Prisoners in Florida are in the midst of a huge and risky protest: They started a strike and boycott on Martin Luther King Jr. Day meant to last through the month.
The protest challenges exorbitant prices at canteens; urges Florida to extend parole, as an incentive for good behavior, to all prisoners; and demands payment for prisoners’ labor. But the tactic has sparked heavy pushback from the Florida Department of Corrections. Prisoners have told outside strike organizers that the department is trying to stifle the strike by retaliating against those who are participating and cutting off their communications with each other and with family and friends on the outside.
In their original statement outlining the motives for the strike, posted on the website of the Incarcerated Workers Organizing Committee, Florida prisoners said they would stop working their prison jobs and boycott the canteens starting January 15 “until the injustice we see facing prisoners in the Florida system is resolved.” That includes what the prisoners describe as the “current slave arrangement,” in which they are made to work without pay.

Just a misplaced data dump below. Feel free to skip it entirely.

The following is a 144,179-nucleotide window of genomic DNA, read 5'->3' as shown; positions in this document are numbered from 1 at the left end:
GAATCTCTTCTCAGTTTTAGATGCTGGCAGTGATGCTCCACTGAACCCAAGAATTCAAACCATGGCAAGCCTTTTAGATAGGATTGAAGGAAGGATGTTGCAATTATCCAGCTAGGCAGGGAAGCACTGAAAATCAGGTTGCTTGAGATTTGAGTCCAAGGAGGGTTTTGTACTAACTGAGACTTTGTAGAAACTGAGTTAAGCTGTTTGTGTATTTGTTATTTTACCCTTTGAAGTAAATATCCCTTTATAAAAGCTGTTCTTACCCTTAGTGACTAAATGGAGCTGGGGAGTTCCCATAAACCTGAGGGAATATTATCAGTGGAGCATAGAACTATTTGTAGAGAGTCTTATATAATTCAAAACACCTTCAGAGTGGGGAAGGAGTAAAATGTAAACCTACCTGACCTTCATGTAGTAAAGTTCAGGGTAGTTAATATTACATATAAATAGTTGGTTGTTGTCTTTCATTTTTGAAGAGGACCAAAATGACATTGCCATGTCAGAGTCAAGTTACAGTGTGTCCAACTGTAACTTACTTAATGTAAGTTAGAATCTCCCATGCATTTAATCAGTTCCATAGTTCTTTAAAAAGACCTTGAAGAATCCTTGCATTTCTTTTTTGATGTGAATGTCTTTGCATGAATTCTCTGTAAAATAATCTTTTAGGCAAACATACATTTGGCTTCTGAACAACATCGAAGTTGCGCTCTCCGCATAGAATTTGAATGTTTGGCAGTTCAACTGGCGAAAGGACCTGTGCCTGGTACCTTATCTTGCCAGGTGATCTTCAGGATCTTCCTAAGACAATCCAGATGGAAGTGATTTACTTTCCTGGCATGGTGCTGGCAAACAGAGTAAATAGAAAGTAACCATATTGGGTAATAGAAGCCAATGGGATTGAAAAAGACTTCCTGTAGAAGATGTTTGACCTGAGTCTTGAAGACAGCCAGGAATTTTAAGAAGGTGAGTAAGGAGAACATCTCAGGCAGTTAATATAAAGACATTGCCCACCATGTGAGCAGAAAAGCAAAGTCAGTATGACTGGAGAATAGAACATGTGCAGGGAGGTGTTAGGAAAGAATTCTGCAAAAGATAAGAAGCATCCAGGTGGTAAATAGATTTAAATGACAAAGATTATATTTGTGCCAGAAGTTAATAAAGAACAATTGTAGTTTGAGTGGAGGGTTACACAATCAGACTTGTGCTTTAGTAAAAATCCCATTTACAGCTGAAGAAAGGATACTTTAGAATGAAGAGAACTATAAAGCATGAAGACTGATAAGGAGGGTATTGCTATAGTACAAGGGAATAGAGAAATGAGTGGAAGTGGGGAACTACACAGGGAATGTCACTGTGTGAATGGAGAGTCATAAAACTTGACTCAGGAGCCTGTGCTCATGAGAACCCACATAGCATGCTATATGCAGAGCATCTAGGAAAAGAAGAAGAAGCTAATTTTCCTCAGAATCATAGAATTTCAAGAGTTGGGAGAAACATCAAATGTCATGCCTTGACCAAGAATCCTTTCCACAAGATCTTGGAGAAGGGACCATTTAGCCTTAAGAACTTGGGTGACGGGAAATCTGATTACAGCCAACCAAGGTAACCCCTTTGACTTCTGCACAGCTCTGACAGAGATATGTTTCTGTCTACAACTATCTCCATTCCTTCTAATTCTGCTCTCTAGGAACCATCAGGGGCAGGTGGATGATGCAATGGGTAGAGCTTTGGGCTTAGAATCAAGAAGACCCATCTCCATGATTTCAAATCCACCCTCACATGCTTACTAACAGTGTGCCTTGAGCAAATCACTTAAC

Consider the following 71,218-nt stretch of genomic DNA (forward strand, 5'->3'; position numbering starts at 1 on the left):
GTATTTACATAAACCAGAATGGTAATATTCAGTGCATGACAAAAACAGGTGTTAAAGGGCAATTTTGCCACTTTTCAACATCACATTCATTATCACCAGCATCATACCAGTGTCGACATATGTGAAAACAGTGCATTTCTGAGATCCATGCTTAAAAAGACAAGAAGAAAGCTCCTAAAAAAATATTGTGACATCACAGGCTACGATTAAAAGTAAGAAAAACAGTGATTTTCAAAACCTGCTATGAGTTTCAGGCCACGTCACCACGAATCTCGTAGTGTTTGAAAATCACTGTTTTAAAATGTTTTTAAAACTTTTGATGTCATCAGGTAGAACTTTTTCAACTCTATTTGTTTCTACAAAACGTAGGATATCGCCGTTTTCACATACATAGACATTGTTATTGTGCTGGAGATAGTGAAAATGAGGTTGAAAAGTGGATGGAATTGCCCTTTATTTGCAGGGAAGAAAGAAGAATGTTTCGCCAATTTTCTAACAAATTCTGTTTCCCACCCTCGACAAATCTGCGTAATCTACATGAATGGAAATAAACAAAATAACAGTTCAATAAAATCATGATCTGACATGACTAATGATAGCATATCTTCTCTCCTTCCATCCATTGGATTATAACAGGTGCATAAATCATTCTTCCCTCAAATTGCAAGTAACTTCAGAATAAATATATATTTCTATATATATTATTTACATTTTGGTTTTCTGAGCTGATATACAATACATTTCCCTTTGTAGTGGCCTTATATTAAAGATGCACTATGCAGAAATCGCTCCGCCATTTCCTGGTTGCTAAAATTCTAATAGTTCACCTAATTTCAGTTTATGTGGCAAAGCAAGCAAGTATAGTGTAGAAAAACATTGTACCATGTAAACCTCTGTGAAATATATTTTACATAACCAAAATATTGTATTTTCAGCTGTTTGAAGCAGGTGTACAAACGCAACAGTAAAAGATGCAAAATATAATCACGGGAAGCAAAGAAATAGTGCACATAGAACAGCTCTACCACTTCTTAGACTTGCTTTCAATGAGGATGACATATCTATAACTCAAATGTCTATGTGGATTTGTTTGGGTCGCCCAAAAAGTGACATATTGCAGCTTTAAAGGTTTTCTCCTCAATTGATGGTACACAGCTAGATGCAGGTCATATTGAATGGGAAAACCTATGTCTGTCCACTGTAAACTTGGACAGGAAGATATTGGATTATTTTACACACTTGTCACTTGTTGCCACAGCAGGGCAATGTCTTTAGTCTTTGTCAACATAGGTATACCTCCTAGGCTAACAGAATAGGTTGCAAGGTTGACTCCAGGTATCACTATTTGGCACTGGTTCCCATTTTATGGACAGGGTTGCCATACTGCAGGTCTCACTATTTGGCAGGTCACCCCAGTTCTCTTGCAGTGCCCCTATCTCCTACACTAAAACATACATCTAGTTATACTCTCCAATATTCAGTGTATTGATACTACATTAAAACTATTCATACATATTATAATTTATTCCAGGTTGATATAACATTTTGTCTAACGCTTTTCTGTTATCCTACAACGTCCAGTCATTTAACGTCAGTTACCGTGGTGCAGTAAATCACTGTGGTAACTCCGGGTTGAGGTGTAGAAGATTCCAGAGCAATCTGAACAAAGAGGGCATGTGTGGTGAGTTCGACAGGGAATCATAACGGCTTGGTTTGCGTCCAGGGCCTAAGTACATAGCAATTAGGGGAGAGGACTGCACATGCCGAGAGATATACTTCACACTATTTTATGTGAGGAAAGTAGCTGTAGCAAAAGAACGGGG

According to data collected by the Prison Policy Initiative, jobs that support prison facilities in Florida can pay as little as nothing at all; at most, prisoners make 32 cents per hour for work such as laundry, maintenance, or food service, and a high of 55 cents per hour for producing goods, such as sewn products or farm crops, that are sold to government agencies and outside businesses.
Apart from the obvious injustice, prisoners say, empty pockets make reentry difficult. Prisoners who are released are given just $50 and a bus ticket. “[T]he reality is it’s not enough to do anything with!” they argue in their statement. Getting paid for work, on the other hand, would allow them to save up for life after prison.